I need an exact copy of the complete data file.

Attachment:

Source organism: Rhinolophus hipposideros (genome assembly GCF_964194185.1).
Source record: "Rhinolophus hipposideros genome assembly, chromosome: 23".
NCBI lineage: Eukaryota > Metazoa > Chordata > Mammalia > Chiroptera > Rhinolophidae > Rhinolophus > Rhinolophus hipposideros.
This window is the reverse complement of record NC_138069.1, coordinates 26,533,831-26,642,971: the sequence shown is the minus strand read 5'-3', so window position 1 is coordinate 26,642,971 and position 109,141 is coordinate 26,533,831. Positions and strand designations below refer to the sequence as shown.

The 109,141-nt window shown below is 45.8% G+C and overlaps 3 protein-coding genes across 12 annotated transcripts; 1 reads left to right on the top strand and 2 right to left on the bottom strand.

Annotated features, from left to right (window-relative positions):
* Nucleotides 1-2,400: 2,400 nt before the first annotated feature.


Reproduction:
Source organism: Rhinolophus hipposideros (genome assembly GCF_964194185.1).
Source record: "Rhinolophus hipposideros genome assembly, chromosome: 23".
NCBI lineage: Eukaryota > Metazoa > Chordata > Mammalia > Chiroptera > Rhinolophidae > Rhinolophus > Rhinolophus hipposideros.
This window is the reverse complement of record NC_138069.1, coordinates 26,533,831-26,642,971: the sequence shown is the minus strand read 5'-3', so window position 1 is coordinate 26,642,971 and position 109,141 is coordinate 26,533,831. Positions and strand designations below refer to the sequence as shown.

The 109,141-nt window shown below is 45.8% G+C and overlaps 3 protein-coding genes across 12 annotated transcripts; 1 reads left to right on the top strand and 2 right to left on the bottom strand.

Annotated features, from left to right (window-relative positions):
* Nucleotides 1-2,400: 2,400 nt before the first annotated feature.